In the margins of Exon: Eta’s note

The bottom margin of folio 521 verso is an intriguing corner of the Exon manuscript. We are here in the last of the four booklets which record lists of the Terre Occupate (‘Concealed Lands’, perhaps) of Devon, Cornwall, and Somerset, and about three-quarters of the way through Somerset. The Exon scribal team is nearing completion of this relatively small part of a much larger job of extracting and copying texts from the Domesday survey. One particular scribe has filled the 20 pricked and ruled lines of the page with entries which detail a variety of additions to, subtractions from, and rearrangement of, manors in Somerset. The last entry on the page registers the addition of 2 hides to Serle de Burcy’s manor of Moreton. On the facing page, the same scribe will start writing about Bishop Maurice of London’s tenure of the church of St Andrew in Ilchester. But first, he writes something in the deep empty bottom margin of the completed page, mid-way down the space and set somewhat left of centre. He writes neatly, and of course in Latin. He uses tiny letters, not half the height of the rest of his writing on the page, but they are perfectly legible to himself and to anyone else in the room who might care to look. What he writes is the four words

om[n]is omo primum bonum

He uses a contraction mark over the m of the first word to show he is missing out the following letter. He omits the initial h of homo (‘man’) because he is French, we suppose a Norman, and perhaps one brought to England for the purpose when the requirements of the Domesday survey demanded so much mechanical copying. We are calling this scribe Eta, reusing the names for the Exon scribes devised from the letters of the Greek alphabet by Colin Flight, but we know nothing about him except for his role in the Exon team.

In the 1816 edition of Exon, Eta’s marginal note appears mistranscribed as the unintelligible omis omu primum bonum. But the phrase is packed with meaning, because it is a quotation from the gospel of St John, where chapter 2 records the first of Jesus’s miracles, turning water into wine at the wedding feast at Cana. In the gospel story, the wine has run out and Jesus’s mother begs him for a miracle. He obliges by instructing the servants to fill up half a dozen 20- or 30-gallon water-jars, which when poured miraculously hold wine, and the party goes on. The master of the feast, not knowing the true origin of the new wine, compliments the bridegroom (verse 10)

omnis homo primum bonum vinum ponit et cum inebriati fuerint tunc id quod deterius est tu servasti bonum vinum usque adhuc [Vulgate]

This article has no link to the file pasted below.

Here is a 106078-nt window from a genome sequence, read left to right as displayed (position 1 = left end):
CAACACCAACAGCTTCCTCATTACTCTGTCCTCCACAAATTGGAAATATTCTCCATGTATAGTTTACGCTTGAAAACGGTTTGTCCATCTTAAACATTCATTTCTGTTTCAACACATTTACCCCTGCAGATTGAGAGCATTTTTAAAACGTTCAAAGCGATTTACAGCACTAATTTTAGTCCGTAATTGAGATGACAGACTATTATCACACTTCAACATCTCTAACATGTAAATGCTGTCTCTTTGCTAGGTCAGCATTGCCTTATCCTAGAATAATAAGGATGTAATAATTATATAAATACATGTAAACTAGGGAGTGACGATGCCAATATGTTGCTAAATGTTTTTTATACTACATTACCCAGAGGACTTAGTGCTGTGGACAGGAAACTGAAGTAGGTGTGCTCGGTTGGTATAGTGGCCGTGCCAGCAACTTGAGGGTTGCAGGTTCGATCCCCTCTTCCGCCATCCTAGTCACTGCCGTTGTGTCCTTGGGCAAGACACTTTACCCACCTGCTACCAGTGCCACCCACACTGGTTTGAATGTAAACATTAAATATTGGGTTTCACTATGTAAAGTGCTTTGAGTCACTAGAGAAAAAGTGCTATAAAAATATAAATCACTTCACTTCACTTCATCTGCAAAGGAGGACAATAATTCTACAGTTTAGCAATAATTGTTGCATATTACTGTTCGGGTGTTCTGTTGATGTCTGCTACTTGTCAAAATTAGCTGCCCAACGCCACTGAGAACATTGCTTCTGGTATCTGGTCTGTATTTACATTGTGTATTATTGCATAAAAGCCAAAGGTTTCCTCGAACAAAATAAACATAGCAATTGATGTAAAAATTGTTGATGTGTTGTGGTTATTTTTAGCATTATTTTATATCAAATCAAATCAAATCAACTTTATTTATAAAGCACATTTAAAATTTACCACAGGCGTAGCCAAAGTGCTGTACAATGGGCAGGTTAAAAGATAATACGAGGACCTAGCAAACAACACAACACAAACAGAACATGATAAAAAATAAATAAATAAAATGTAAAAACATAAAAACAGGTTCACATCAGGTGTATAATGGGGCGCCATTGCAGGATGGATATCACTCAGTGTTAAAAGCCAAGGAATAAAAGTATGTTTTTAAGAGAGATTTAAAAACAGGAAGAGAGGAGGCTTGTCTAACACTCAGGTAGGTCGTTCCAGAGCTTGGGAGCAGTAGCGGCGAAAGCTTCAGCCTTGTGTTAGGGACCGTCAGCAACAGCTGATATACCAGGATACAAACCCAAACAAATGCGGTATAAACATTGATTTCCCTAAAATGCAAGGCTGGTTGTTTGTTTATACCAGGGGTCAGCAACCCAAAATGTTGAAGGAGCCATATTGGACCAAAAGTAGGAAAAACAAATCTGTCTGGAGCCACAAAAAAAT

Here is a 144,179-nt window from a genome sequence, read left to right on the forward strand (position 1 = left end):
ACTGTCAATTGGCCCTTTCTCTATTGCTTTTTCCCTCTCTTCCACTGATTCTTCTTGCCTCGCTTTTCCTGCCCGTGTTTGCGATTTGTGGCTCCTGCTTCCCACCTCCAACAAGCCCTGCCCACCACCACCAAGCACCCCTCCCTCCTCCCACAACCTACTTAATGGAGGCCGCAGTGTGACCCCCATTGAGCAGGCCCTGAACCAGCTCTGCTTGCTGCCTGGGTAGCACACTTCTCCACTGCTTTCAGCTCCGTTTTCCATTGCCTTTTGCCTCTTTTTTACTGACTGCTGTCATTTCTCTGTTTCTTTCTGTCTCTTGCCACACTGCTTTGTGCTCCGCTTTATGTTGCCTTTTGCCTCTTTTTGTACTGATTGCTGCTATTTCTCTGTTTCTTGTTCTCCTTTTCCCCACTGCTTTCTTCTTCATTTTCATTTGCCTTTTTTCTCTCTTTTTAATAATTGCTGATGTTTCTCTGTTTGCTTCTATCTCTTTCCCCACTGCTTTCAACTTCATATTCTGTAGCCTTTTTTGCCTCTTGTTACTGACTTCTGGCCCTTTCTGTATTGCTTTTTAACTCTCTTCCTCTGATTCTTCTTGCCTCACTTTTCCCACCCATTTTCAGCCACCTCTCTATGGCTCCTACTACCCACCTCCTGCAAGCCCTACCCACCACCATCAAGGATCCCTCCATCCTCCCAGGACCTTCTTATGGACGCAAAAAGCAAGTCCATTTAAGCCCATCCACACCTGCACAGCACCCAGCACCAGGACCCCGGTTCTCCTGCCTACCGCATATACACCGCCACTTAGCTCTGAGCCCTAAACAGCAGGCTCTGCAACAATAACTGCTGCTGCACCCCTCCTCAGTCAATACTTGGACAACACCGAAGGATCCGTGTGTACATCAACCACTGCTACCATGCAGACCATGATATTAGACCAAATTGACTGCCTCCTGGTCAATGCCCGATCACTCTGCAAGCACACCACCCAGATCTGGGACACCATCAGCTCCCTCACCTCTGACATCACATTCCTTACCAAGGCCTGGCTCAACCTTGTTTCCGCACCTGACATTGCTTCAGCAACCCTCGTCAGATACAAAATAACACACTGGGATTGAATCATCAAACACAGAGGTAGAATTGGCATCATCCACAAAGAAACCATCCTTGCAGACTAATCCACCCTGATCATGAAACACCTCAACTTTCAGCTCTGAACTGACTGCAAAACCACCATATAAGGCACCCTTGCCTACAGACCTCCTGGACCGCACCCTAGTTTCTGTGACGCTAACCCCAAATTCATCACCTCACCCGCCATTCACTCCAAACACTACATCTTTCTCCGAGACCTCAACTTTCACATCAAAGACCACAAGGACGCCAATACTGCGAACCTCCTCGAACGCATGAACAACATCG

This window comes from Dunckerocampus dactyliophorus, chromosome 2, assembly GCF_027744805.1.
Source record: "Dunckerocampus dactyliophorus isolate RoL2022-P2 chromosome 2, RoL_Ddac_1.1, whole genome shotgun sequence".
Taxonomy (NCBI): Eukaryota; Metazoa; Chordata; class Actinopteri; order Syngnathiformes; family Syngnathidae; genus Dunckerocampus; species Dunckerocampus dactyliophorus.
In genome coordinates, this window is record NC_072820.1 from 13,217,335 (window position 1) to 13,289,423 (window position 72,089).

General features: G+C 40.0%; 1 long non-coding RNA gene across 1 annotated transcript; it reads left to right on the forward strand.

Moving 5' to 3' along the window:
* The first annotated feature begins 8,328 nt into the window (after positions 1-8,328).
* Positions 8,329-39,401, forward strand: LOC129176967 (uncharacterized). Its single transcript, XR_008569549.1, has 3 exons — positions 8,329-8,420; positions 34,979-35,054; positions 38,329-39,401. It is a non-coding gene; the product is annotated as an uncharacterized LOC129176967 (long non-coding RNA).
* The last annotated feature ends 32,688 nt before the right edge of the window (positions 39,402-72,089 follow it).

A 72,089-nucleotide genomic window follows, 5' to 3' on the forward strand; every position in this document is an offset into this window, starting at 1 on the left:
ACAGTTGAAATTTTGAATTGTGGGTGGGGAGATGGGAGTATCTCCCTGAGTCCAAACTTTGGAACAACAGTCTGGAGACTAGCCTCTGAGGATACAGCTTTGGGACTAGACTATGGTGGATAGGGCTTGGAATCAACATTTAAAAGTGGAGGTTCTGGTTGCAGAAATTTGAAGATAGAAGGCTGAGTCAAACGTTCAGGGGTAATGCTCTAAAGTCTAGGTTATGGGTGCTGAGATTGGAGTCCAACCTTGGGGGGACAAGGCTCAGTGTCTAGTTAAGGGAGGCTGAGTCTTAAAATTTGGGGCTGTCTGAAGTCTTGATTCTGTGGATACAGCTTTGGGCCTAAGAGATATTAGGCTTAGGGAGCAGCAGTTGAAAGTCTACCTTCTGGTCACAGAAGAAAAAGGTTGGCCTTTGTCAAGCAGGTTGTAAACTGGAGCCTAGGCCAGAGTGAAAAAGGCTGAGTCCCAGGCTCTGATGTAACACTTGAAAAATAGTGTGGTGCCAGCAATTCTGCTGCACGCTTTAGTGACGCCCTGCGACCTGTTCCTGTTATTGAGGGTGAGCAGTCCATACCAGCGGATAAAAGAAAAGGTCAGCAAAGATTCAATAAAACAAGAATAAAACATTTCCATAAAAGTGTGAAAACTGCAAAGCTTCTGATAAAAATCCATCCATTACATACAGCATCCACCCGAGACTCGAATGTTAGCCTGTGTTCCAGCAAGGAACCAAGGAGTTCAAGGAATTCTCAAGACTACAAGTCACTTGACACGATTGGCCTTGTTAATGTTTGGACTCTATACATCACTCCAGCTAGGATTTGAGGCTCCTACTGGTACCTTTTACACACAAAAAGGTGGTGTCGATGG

‘Everyone else serves the best wine first, and the poorer wine only when the guests have drunk freely; but you have kept the best wine till now’ [Revised English Bible]

The snippet of four words written by Eta is meaningless as Latin, for lack of a noun attached to the adjective bonum, or a verb saying what omnis homo does, but as a tag it would have brought to the mind of every literate clerk the whole of the chapter and all the teaching about Christ’s ministry that went with it.

What meaning might it have had for Eta at the moment of writing, marginally but hardly inconspicuously, among his work for the day? We can only speculate. It might have meant . . .

. . . I need a drink . . . The verse refers to wine, and in many biblical verses good wine was a metaphor for the goodness of life, besides standing in John 2: 10 for the renewal of the Old Testament covenant between God and mankind.

. . . Nearly finished . . . The longer quotation might be taken to refer proverbially to the fact that, sometimes, the best things come last, and so are worth waiting for.

. . . Must remember . . . What? That I’m in charge of the wine at dinner? To tell Epsilon not to drink too much?

Or even . . .  Sure, happy to read the gospel lection next Sunday, seeing as Epsilon’s called in sick again . . . let me just jot down something to remind me of the reading.

The last goes beyond mere speculation into pure fantasy, but it is enticing to think that we might be able to associate a time of year with Eta’s biblical tag. In the eleventh century John chapter 2 was read in an annual cycle of lections in churches across Latin Europe on the second Sunday in Epiphany, still within the special period of the Nativity. It would be marvellous if we knew for sure that this page of the Somerset Terre Occupate, a text which soon made its way into Exon’s account of Somerset fiefs and manors, and thence into Great Domesday Book, was being written a few days before 17 January 1087 . . . but of course we don’t. Other suggestions about Omnis omo primum bonum — with any degree of plausibility — are welcome to


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